The Chicago Department of Business Affairs and Consumer Protection had an open line of communication with the business owner of Kitchen Chicago prior to this incident and continues to have an open line of communication with Kitchen Chicago to assist them and associated businesses operate in accordance with the law. They are working to see that Kitchen Chicago and those businesses that lease space from Kitchen Chicago get licensed as quickly as possible; we will continue to assist them until all of their licensing matters have been resolved.

We at the Chicago Department of Public Health do all we can to make Chicago a place where restaurants, caterers and other food-related businesses can thrive and prosper. But at the same time, we absolutely insist that they operate legally and adhere to all food safety and health laws and regulations, which are designed to prevent food borne illness and protect the public health.

Thank you again for contacting us to share your concerns.

--Tim Hadac
Director of Public Information
Chicago Department of Public Health

Interview with Sur La Table's Renee Behnke

I was raised in a small Midwestern town – an unfortunate spot smack in the middle of America, bordered by the murky Illinois River and corn fields as far as you can see. Like the Sears catalog for turn-of-the-century farmers, the Sur La Table catalog was our lifeline to the rest of the world.

Delivered with the mid-afternoon mail, the arrival of our Sur La Table catalog was steeped in ritual. Everything came to a halt. Mom would brew a fresh pot of coffee, grab a pack of Marlbrow Lights, and while away for hours, dog-earring nearly every page. While she never actually made a purchase, in a way, it didn’t matter.

“Dreaming,” she would say, “Is more fun than owing.”

Situated on a steep slope in Seattle’s bustling Pike Place Market, is the original Sur La Table. When I first visited Seattle, the Sur La Table catalog had such a hold me, I couldn’t imagine an actual store! It was like visiting Never Neverland. Merchandise towered to the ceiling, and gleamed with stainless steel racks. I stopped in a momentary blindness, as the sun glinted amongst a crock of wire wisks. Tagines from Morocco, pasta machines from Italy, Le Cruset and dainty financier molds from France! I was in heaven…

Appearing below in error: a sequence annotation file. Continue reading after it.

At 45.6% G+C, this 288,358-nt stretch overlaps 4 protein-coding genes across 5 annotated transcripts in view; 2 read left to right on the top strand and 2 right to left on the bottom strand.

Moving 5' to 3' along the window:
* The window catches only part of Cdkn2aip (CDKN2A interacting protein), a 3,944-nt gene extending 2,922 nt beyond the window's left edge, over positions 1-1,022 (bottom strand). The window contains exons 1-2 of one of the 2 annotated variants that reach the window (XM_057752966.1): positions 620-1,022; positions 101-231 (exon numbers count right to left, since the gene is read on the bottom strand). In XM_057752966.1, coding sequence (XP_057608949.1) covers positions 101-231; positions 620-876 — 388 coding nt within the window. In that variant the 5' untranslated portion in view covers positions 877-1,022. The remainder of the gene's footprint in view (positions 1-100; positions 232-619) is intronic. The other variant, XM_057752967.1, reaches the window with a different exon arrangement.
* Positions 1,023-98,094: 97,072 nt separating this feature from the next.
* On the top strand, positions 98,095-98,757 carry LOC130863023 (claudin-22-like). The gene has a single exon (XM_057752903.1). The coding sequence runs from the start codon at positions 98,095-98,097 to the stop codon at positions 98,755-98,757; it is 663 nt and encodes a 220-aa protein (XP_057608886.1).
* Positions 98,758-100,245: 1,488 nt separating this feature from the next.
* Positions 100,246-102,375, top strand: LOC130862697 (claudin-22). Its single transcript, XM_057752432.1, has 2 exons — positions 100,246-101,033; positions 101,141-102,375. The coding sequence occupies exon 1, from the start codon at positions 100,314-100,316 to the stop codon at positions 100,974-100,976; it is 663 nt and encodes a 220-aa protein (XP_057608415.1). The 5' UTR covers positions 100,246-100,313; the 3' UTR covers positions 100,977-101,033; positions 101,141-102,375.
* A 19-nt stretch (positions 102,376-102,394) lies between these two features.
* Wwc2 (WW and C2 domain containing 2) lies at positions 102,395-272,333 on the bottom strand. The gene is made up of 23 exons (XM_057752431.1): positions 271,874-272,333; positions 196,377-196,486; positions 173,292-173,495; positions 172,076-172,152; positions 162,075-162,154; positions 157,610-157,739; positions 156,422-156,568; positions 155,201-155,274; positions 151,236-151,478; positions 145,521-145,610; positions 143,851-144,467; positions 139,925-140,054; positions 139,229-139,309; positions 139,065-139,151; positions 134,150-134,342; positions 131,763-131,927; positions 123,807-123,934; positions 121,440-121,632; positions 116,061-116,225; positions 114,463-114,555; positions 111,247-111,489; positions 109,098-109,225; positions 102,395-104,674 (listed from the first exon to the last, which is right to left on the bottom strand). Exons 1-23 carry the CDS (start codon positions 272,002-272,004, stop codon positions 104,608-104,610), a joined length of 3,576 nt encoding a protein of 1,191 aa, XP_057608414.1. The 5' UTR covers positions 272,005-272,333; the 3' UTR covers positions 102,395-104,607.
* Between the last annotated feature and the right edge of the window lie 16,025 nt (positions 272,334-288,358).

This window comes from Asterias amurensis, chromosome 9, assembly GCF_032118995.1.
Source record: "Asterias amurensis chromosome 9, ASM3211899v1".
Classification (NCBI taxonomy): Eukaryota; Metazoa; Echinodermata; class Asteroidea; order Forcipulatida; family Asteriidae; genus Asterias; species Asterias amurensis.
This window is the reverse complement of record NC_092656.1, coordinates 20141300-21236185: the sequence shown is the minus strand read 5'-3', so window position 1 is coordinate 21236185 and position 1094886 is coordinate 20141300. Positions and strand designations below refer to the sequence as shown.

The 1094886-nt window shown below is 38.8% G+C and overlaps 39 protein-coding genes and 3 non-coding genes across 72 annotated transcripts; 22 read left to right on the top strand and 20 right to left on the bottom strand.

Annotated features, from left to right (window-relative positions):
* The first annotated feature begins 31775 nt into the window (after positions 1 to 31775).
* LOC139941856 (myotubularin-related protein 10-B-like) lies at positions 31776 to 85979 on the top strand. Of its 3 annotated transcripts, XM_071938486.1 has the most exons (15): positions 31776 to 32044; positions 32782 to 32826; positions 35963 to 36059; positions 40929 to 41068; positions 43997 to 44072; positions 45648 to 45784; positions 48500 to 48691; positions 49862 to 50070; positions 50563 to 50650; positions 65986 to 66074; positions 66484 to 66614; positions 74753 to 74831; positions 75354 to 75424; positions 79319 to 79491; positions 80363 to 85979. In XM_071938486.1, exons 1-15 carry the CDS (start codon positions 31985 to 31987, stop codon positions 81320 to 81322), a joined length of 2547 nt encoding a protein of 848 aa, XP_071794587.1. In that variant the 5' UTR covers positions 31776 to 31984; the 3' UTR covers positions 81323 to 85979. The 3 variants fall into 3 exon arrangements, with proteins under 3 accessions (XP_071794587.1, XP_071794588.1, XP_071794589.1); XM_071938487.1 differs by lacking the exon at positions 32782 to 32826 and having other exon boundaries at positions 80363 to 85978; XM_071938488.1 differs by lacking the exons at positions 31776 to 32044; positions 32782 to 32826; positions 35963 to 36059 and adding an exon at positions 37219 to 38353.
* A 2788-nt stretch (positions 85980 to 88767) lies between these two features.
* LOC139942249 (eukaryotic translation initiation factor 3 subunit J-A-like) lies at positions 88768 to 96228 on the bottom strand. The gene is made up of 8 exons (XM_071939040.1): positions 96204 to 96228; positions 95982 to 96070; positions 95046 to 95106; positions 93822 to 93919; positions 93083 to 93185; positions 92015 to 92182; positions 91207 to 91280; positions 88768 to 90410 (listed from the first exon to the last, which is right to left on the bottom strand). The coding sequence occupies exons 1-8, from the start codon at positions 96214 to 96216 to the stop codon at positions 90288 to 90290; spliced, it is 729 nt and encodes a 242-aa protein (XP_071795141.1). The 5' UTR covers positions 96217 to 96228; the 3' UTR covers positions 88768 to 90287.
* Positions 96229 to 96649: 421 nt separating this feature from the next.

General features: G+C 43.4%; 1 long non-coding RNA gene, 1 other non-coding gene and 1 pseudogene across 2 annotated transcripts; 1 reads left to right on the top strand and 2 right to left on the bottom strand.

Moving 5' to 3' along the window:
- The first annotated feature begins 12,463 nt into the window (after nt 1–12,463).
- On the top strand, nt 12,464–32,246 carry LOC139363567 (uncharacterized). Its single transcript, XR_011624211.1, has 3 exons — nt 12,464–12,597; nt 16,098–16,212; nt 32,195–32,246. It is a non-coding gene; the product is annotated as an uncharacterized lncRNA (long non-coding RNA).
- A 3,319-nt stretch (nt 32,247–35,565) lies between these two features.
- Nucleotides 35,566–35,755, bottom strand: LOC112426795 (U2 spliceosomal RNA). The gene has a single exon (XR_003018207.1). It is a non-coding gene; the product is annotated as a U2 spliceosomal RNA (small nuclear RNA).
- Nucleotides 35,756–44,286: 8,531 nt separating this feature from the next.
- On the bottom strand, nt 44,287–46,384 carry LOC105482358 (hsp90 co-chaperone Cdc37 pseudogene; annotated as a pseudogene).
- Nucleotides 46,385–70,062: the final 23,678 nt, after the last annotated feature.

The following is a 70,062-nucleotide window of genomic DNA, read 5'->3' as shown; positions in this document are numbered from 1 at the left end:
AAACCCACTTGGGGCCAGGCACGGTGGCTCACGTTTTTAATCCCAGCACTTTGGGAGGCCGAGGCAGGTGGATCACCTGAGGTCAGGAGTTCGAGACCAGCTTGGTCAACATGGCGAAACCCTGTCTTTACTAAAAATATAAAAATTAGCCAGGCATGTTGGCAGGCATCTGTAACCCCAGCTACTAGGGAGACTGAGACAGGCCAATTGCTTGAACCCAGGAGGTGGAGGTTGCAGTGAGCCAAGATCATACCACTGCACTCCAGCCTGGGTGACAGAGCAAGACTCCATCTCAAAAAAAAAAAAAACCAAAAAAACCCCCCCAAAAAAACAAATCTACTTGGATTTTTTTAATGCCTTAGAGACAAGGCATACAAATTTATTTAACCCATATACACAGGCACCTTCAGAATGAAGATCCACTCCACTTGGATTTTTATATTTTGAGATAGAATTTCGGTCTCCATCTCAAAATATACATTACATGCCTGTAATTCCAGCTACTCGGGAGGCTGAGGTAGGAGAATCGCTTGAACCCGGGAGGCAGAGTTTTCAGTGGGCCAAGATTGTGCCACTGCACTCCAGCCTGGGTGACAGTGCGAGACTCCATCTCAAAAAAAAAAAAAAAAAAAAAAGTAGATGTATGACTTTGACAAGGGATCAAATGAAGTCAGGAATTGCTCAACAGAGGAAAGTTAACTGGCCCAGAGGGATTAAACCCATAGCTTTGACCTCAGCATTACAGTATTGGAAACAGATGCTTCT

Renee Behnke (right) and her neighbor

Armed with a savvy retail background and a passion for cooking, Renee Behnke purchased Sur La Table in 1995. Seventy-four stores –and counting—she is transitioning into her new role as president emeritus. Cooking, entertaining, and her massive garden are at the heart of who she is. Travel, as always, figures prominently.

Renee is engaging and extremely generous, and what follows is a discussion about her life in food. While shorter pieces prevail in online media, I hope you will indulge me. This is our conversation, in its entirety.

Traca: Your book “Memorable Recipes” was named by NPR as one of the 10 Best New Cookbooks for summer. And it’s up for another award this week. Congratuations!

Renee: It’s exciting. Attention for the book is coming from a lot of different directions. When you think about writing a cookbook, you never know. There’s so many that come out.

I tried to appeal to a broad cross-section of people. I also talk a lot about my garden and how it plays such a big role in the food that I cook and eat. In the back of the book, there’s a section with party notes. I outline how to plan parties, and tie it together with recipes in the book. I think it gives the book a different twist.

Traca: Gardening is a big element in your life. Tell me a more about your garden.

Renee: It’s over the top! We have three full city lots. The front of the house is an herb garden. And one lot is my working garden with vegetables. It’s all raised beds. We planted 37 tomato plants and last year, I canned over 50 quarts of tomato sauce--half roasted and the other half we made on the stove-top.

When I travel, I bring back seeds. I have seeds from Europe and I planted Spanish beans, brought fig trees in from Italy. We’ve got corn, peas, lovage, lots of lettuce, and a large variety of garlic. It’s an amazing garden for someone who lives in the city.

Traca: What motivates you to grow such a large garden? Do you manage to consume all the food?

Renee: We give a lot of it away. We have neighbors who are East Indian (pictured above), so I grew a variety of peppers for her. She pickled the peppers for different Indian dishes. We use a lot of the produce, and give the surplus to friends.

We entertain a lot and a good deal of that food is from my garden. I host four to five major dinner parties a month, with more than 10 people attending each party.

Traca: Tell me about your dinner parties. I can’t imagine hosting five dinner parties a month!

Renee: The number of parties vary, but I have two fabulous women who help clean up.